I have always been a part of the #NeverTrump group. Everyone is running around outraged and feigning shock. I am disgusted but not shocked. In order to be shocked, things have to be different than what you perceive them to be. I could “suss out” this side to Trump because I was raised by a Trump.
The only difference between Trump and my Step-dad, is the fact that Trump started on third base, whilst my father built himself from the ground up. I was raised by a man that felt his success entitled him to more than material items. I was raised by a man who saw everything, even his trophy wife and children as his prize for climbing the ladder. That entitlement meant that you were, for all intents and purposes, his property. If you defended yourself against his verbal tirades when he called you stupid, you were punished. If you shed a tear while he tapped your nose with his index finger while yelling in your face, you were weak and deserved whatever came next. If you hid beneath the bed when you heard the ominous creak of the door knob to your room at night, you were a coward.
If you were anything but genuflect-style grateful, you were an abhorrence. You should be thanking the Celestial heavens that he allows you to enjoy the fruits of his labor, and you should realize how blessed you are to be in his orbit. Six years ago, I secretly packed my car and drove 15 hours to Maine to escape my own “planet Trump.”
You’re just over-reacting. Bill Clinton was accused of rape as well. And Hillary laughed at a rape victim’s court hearing.
Not only is the above statement false and misleading, but it sends the message that rape is normal. It defends Trump’s sexual misdeeds by claiming that all males are, at their basest instincts, programmed to rape. Eric Trump himself said that in ‘alpha males’ like his father, this talk is to be expected. And there are millions of girls out there who heard that message loud and clear. Millions. One in five is the number reported. But what about all of those who never report or admit to what happened to them? What about all of those who have been raised to believe that this behavior is normal and to be expected?
As a child I was sexually assaulted and I didn’t tell my parents until a couple years ago (after too many beers). I still get uncomfortable when I’m alone with men who resemble my stepfather (white trash, uneducated type). I never told people when I was younger because for some reason I thought my body and privacy didn’t matter- as if my body was supposed to be available to men at all times. I never really saw myself as having control- like I was made to be the object of male satisfaction. It was very difficult for me to be intimate with men- I would mentally disengage once things turned physical.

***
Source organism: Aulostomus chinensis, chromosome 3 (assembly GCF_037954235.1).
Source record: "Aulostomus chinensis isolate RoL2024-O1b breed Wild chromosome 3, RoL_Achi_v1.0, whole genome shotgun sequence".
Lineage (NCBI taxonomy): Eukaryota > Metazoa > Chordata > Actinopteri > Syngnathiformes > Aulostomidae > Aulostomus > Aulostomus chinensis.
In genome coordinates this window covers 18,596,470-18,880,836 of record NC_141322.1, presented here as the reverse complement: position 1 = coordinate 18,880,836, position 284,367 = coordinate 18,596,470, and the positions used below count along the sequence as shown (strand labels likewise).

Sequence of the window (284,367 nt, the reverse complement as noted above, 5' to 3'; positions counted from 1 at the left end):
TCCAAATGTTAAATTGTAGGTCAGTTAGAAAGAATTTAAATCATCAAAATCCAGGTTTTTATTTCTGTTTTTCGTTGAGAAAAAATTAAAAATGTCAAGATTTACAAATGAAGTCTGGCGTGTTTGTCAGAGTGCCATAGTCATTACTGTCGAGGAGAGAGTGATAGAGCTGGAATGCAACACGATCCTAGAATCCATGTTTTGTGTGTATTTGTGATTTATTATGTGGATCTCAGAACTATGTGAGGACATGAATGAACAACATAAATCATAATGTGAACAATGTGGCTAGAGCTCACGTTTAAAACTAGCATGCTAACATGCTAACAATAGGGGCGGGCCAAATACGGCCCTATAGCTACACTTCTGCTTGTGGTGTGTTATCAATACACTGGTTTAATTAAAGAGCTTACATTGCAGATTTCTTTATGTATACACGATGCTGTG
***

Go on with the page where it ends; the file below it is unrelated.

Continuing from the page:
The way Trump talks about getting to do whatever he wants to women has brought up a lot of residual feelings, and has caused me to lash out at the men in my life. I see them all as closeted predators, waiting for a vulnerable moment to attack. Trump’s comments reinforced that fear and distrust of men that had been in me so long. So back to your original question- what has it done to women? Traumatized us? Brought back memories of experiences that many women share? It’s brought up a lot of weirdness in my life! I can only imagine what his victory would look like.
Women just need to get a thicker skin. If you are harassed at work, find a new job. Strong, powerful women don’t allow sexual harassment to occur.
These words are attributed to Eric Trump, Donald’s son. He knows nothing of what true strength is. He knows nothing of the battle that women must face and fight to be heard in this society. Below is a friend of mine trying to get another woman to understand rape-culture and the reality of how it affects so many girls and women.
After a long day of being locked away in a treatment room, I emerged last night to learn that sexual assault is okay if you are famous. I learned that my pussy is ripe for the grabbing if you are famous. Do NOT excuse it as locker room banter, boys will be boys, or what men say in private. 1) NO EXCUSE 2)I t insults all the men who do not think, talk or act this way. 3) It perpetuates the culture. A vote for this man is a vote against all women. A vote for a third party candidate is a vote for this man.